The psychology behind being friends with your ex

The pros and cons of keping an ex in your life

A couple breaking up.

Needless to say, breakups are hard. 

Most of us have either experienced a breakup first hand or have watched someone go through one and, no matter what, it’s never totally painless. Some people end on such bad terms they can’t even imagine having anything to do with their ex ever again. But, there are also some people who think maintaining a friendly relationship with their ex is worth a shot. 

What are the motivations behind wanting to transition from lovers to friends, and does it ever really work? 

There was a study recently conducted at Oakland University in which researchers asked 800 students around campus why they might want to be friends with someone they used to date. Overall, they found seven main motivations for wanting to continue having a friendly relationship with an ex. 

One of the main incentives to maintain this friendship is because an ex-partner is often still able and willing to act as a reliable and supportive friend. 

Your ex might be someone who supports you in a way that’s different from the support you receive from other people, since they know you in a completely unique and often more personal way. In potentially knowing your strengths, weaknesses and aspirations better than some of your friends, it can be hard to completely shut an ex out of your life. 

As well as potentially knowing you best, your ex might also have useful qualities you’re selfishly not ready to say goodbye to. Whether it be close social connections like their friends, family, or their delicious culinary skills, it can be tempting to keep that person around when you don’t want to give up the benefits you’ve gotten used to.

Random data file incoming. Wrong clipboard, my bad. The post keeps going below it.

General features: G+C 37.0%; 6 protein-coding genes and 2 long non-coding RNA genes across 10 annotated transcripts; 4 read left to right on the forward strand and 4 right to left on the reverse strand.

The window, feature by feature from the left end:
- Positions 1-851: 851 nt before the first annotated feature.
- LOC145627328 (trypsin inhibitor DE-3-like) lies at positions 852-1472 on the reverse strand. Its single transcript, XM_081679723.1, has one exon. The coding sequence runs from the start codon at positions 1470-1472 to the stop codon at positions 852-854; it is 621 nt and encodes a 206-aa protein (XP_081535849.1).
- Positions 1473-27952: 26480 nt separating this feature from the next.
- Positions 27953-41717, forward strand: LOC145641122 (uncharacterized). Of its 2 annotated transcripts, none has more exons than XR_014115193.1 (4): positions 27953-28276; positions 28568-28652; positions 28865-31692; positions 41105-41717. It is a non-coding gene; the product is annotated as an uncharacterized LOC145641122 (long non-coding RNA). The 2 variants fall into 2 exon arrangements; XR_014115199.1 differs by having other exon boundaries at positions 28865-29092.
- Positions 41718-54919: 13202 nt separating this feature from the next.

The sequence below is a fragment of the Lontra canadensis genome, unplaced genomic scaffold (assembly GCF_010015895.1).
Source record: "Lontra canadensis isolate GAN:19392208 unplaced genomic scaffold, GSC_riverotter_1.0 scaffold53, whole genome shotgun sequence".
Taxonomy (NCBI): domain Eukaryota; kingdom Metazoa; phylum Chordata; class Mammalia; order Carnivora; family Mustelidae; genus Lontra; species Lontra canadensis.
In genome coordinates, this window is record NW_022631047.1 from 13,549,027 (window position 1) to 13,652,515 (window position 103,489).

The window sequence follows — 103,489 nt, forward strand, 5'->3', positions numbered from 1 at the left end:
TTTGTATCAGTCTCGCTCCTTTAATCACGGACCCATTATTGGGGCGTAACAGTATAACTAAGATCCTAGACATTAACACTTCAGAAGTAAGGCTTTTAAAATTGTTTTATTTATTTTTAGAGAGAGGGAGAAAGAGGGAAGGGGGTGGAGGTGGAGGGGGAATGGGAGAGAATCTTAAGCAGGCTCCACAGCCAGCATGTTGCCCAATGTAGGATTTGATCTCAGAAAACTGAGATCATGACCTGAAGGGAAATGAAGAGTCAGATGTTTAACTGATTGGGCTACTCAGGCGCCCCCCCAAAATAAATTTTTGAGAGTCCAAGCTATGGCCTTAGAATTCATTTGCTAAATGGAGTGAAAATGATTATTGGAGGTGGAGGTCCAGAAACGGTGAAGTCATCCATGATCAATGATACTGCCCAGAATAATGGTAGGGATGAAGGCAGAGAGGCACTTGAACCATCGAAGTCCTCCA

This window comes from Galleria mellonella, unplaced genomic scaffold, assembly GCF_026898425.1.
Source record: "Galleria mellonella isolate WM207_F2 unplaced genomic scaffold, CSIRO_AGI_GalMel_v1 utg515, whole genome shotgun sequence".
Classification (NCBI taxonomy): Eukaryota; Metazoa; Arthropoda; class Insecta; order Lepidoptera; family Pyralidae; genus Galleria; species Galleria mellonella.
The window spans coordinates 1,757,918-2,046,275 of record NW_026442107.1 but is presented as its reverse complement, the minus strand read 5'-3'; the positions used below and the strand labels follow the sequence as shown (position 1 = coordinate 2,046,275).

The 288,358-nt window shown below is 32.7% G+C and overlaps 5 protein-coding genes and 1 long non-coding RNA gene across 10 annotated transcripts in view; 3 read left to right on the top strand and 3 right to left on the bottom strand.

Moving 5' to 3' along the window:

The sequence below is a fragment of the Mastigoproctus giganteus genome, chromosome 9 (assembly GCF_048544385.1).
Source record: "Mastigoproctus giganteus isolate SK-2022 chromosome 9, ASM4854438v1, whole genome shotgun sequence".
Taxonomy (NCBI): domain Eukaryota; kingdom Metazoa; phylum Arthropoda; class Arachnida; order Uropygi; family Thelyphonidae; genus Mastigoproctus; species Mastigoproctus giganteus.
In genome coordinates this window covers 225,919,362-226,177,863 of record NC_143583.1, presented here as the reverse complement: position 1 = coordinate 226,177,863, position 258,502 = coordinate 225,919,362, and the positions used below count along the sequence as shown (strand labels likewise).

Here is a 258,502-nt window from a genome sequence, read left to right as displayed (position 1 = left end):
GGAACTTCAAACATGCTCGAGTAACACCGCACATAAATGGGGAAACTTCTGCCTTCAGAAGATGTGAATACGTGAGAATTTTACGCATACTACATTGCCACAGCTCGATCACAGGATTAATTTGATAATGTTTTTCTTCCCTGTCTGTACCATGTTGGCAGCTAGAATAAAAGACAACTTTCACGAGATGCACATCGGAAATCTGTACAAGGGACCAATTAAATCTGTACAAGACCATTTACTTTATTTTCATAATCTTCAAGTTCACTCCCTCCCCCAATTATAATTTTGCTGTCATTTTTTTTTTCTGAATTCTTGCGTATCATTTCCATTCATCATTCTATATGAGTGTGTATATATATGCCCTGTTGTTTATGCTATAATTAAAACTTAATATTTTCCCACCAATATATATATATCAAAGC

Along the lines of mutual friends, it can also be near impossible to break the friendship if you’re in the same social network as your ex. For the sake of your friends and your group dynamic, it can sometimes be easier to stay civil than to break ties and force people into “choosing sides.”

Additionally, you might still have feelings for this person. This is unsurprisingly one of the most popular reasons someone might want to stay friends with an ex — the hope that one day, that person might change their mind and it might work out the second time around. 

It’s also possible you simply aren’t attracted to them but still enjoy their company. Some people end relationships because the chemistry simply isn’t there anymore, but they still value that person so moving into a friendship might be an easy transition. 

Some of these motivations might seem justified, but does this kind of situation ever really work? For many people, it simply isn’t possible because it’s too hard to push aside all the old feelings they have for that person. 

Relationships take two people, and so do friendships, so it’s likely that if your relationship didn’t work out, your friendship won’t either. 

Before entering this post-relationship transition, understanding why the relationship ended is important. 

If it’s because your ex didn’t respect your opinions or didn’t listen to your feelings, then maintaining a friendship probably isn’t going to be the healthy option for either of you. On the other hand, if it’s something like a lack of sexual attraction that ended things, moving into a friendly relationship might actually work for you. 

Like most things in this world, you have to figure out what works best for you. No two people are the same and therefore, no two relationships are going to be the same. The more you understand yourself and what might have gone wrong, the easier it will be to move past a relationship or move into a friendship. 


Dating, Psychology

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